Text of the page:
Over a week after implementing the Shanghai upgrade, Ethereum developers have set their eyes on the subsequent code changes affecting both the network’s execution layer (EL) and consensus layer (CL).
Ethereum is undergoing a series of upgrades to improve its scalability, security, and functionality, and the latest upgrade, Shanghai, was activated on April 12. It introduced several code changes to the blockchain’s execution layer for processing transactions and smart contracts.
According to Ethereum researcher Christine Kim, Ethereum developers are not resting on their laurels and have already begun plotting the next batch of improvements.
Kim said that the network’s latest All Core Developers Consensus (ACDC) call, which took place on April 20, was primarily devoted to its next upgrade, Cancun/Deneb, which they expected to happen later this year after a series of testnets and audits.
Deneb upgrade to improve consensus layer
The Deneb upgrade is a significant update to the Ethereum network that aims to improve scalability, security, and usability.
The upgrade consists of two parts: Cancun, which will focus on Ethereum’s execution layer, and Deneb, which will seek to improve its consensus layer: the part of the network that ensures agreement among all nodes on the state of the blockchain.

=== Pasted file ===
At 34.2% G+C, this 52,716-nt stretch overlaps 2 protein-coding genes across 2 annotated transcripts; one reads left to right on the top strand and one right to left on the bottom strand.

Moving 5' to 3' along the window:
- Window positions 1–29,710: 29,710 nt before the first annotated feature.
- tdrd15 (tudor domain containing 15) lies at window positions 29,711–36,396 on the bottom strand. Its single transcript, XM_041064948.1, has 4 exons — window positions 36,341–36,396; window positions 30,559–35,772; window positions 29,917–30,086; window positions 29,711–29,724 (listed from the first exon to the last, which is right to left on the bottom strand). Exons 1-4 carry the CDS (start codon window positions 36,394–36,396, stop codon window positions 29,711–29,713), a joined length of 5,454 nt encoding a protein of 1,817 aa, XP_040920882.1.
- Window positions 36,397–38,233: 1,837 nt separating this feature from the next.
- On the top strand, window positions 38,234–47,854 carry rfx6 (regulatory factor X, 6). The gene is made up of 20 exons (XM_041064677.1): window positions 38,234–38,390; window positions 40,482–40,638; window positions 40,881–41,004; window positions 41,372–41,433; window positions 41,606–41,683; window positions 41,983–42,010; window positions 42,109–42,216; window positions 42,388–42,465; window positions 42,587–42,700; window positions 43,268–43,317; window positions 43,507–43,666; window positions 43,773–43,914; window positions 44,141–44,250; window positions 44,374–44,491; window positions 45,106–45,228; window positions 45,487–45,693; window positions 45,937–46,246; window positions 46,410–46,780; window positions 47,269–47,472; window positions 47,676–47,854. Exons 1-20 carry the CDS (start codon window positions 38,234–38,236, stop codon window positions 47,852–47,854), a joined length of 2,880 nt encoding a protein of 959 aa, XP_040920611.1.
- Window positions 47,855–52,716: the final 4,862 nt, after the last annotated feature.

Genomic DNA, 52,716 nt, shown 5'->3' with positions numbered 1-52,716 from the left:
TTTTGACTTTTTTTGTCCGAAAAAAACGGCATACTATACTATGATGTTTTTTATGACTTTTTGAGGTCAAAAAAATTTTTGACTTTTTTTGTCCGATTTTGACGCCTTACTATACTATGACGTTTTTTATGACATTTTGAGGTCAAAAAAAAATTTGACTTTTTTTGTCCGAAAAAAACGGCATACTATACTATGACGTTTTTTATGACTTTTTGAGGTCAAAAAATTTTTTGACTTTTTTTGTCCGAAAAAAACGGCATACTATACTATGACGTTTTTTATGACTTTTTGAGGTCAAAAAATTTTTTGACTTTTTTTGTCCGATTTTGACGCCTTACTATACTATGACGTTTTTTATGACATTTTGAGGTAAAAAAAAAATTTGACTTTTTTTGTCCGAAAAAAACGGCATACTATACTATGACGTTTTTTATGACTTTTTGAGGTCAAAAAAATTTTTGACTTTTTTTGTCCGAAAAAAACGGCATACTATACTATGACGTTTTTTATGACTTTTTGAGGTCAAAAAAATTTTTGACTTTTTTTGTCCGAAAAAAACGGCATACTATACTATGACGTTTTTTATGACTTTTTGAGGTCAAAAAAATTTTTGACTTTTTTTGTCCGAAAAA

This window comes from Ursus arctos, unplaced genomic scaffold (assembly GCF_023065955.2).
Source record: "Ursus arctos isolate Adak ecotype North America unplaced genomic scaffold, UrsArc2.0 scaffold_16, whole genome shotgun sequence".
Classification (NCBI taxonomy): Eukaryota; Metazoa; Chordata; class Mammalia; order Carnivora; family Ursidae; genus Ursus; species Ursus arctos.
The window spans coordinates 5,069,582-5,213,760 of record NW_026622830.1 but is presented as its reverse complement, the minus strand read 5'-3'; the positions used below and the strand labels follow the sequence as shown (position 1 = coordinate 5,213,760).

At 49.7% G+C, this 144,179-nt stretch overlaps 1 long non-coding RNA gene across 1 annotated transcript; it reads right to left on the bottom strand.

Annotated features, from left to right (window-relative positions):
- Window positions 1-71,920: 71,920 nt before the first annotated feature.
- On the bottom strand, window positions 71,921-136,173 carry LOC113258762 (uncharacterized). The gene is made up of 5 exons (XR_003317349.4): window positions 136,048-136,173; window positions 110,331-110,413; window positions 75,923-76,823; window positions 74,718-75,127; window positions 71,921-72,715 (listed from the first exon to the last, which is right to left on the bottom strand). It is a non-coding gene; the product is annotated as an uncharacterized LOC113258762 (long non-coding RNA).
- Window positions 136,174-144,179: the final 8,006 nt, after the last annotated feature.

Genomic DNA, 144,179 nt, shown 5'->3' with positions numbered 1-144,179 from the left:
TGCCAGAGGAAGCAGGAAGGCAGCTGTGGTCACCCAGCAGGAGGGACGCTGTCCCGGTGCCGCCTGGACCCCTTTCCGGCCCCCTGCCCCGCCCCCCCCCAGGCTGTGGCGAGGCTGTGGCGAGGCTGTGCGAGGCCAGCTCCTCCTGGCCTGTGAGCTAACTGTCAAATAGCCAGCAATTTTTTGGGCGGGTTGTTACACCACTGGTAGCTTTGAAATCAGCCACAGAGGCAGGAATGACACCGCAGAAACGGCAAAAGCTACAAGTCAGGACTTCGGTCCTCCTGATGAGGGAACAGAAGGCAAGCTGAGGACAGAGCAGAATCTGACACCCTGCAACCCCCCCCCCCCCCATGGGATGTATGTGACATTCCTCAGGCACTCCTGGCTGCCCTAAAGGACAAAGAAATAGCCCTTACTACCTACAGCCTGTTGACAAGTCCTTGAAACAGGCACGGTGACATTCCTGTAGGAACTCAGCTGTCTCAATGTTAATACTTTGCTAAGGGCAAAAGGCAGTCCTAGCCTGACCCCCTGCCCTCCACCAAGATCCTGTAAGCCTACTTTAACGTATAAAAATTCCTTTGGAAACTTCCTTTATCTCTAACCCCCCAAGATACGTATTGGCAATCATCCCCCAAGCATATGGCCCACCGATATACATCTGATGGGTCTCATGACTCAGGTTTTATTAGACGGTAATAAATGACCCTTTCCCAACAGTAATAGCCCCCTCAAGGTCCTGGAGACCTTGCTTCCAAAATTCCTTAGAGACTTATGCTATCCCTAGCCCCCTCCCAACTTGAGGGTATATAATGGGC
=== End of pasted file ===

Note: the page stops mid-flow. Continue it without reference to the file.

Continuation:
One of the main features of the Cancun/Deneb upgrade will be the implementation of Ethereum improvement proposal (EIP) 4844.
This proposal introduces a new type of transaction called blob transactions, designed to enable more efficient data storage and retrieval on Ethereum.
Blob transactions will allow users to store large amounts of data on the blockchain without clogging up the network or paying high fees.
To test and coordinate the implementation of EIP 4844, Ethereum developers have been launching devnets, which are temporary test networks that run the latest code changes.
EIP 4788 and 6914 on the agenda
In addition to EIP 4844, Ethereum developers are considering several other code modifications for the Deneb upgrade.
The first is EIP 4788, which will enable trustless access to the CL via smart contracts run on the EL. Many expect it to be useful for staking pools, restaking protocols, and MEV mitigations, among other applications.
Another improvement proposal discussed at the 107th ACDC, according to Christine Kim, was EIP 6914, which would enable reusing index numbers belonging to validators that had quit the network and had not been active for some time.
The developers expect this EIP will help reduce the unending increase in the validator list as validators leave and new ones join the network. However, some believe that the complexity of EIP 6914 warrants pushing the code change to the next hard fork after Deneb.